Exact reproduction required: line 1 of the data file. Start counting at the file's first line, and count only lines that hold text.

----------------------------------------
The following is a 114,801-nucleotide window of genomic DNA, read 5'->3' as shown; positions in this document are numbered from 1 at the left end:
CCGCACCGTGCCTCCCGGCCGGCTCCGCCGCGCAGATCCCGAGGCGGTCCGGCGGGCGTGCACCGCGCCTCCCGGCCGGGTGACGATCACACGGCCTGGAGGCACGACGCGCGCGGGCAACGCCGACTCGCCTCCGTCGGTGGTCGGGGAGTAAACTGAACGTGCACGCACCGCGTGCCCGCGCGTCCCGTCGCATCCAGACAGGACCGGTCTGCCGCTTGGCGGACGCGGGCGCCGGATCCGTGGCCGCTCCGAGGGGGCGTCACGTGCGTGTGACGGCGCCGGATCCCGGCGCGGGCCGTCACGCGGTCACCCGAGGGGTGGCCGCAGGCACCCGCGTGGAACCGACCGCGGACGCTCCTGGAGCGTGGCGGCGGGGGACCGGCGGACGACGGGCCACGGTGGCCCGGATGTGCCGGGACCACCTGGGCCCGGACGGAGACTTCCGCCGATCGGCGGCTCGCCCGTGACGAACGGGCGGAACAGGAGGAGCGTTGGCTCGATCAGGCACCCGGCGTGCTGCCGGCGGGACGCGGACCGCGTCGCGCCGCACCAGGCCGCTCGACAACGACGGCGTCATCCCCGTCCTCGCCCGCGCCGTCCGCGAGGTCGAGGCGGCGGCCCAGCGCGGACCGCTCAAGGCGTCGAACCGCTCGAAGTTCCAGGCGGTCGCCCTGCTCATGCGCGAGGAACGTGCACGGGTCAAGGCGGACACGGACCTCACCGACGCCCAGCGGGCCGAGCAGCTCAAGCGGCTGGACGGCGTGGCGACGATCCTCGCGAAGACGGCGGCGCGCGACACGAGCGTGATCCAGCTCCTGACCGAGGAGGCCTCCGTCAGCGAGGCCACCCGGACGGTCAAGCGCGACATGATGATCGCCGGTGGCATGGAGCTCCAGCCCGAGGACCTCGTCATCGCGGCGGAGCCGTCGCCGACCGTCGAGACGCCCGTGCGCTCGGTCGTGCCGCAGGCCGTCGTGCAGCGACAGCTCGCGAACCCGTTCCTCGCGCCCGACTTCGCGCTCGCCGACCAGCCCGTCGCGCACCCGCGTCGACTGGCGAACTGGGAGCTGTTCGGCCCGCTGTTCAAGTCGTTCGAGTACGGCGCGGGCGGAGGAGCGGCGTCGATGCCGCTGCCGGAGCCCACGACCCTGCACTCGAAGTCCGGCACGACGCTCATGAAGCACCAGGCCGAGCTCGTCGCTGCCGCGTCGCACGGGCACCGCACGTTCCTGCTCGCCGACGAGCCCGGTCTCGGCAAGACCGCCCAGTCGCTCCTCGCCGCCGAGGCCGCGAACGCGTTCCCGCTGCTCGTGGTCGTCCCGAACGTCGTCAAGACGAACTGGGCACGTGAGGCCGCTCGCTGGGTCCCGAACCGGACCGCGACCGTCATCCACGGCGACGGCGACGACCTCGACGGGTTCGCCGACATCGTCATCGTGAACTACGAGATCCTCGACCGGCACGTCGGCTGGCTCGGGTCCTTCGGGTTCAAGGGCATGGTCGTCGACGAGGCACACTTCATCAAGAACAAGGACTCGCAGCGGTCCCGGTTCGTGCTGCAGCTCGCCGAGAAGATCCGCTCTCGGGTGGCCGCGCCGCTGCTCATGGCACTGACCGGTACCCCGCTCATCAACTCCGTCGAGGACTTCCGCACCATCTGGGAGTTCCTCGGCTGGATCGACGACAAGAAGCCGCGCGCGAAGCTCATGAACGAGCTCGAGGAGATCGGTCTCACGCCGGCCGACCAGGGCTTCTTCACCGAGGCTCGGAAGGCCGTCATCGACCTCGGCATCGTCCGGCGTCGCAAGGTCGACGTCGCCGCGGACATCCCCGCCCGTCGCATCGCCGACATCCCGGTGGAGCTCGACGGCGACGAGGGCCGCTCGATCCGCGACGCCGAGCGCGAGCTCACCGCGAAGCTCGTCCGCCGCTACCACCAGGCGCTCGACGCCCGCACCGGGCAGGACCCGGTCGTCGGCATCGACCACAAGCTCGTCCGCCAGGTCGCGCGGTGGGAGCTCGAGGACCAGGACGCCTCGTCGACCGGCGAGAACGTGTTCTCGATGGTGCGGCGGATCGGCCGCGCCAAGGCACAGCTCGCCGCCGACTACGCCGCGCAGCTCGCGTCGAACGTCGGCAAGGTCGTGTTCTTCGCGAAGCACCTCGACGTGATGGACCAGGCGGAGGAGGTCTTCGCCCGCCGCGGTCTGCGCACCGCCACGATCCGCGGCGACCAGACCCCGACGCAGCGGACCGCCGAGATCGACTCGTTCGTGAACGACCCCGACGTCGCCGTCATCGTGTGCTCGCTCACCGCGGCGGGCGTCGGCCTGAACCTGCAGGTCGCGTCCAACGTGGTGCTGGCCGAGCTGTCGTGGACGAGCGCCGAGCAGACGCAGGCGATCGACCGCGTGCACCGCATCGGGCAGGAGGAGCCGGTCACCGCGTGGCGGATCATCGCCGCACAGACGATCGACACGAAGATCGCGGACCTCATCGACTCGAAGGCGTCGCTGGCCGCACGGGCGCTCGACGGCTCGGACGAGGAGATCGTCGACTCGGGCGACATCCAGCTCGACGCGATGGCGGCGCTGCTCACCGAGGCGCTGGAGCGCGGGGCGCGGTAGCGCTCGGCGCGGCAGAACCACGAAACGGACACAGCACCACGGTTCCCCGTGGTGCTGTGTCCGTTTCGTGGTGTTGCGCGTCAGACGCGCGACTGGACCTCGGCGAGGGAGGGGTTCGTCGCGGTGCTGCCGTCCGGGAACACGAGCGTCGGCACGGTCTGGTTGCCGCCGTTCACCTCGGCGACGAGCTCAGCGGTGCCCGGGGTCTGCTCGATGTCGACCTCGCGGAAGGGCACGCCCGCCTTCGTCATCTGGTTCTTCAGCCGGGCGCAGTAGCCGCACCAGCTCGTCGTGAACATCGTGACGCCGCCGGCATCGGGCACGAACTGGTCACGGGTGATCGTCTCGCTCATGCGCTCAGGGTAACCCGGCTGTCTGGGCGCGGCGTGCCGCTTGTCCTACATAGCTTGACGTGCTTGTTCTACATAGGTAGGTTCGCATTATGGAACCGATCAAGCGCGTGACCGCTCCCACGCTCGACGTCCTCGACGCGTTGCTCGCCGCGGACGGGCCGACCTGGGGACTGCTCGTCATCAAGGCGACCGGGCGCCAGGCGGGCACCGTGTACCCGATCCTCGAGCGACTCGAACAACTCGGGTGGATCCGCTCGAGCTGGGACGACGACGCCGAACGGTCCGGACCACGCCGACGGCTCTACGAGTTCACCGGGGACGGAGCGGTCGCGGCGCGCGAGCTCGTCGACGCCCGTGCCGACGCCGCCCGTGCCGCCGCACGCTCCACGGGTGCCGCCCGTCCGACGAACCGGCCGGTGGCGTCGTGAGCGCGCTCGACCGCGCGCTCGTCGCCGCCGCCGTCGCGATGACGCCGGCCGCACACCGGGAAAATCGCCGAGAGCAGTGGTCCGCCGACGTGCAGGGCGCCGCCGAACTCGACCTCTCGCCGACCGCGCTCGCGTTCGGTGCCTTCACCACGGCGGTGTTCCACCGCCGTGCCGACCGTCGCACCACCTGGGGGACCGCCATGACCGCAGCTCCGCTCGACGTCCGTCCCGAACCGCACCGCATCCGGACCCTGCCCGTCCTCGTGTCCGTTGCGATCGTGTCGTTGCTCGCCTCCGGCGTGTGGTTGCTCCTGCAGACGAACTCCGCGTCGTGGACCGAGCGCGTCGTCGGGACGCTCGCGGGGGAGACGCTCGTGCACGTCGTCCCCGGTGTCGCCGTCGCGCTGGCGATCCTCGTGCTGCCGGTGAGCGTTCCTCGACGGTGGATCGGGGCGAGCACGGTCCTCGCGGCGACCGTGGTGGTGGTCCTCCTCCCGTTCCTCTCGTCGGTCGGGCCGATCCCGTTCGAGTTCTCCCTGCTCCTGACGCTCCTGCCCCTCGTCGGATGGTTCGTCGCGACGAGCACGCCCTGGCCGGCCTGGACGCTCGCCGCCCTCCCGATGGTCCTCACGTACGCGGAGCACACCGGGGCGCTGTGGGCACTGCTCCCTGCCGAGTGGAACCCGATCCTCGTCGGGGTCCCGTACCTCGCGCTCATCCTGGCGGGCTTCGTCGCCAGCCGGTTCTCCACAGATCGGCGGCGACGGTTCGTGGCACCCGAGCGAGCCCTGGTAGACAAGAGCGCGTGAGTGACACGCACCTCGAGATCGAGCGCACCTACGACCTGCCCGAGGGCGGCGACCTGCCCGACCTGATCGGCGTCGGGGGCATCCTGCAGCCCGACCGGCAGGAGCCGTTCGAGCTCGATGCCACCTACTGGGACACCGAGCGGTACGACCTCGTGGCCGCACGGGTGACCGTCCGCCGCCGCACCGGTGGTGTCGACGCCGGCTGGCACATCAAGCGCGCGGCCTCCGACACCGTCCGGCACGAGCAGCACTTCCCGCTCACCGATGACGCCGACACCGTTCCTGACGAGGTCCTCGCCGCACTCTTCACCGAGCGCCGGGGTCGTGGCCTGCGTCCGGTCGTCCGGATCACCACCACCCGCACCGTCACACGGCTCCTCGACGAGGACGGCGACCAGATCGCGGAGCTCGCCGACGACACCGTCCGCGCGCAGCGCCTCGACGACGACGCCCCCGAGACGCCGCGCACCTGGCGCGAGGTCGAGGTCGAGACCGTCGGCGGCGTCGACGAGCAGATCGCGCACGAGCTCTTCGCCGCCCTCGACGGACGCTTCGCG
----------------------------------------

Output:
The following is a 114,801-nucleotide window of genomic DNA, read 5'->3' as shown; positions in this document are numbered from 1 at the left end: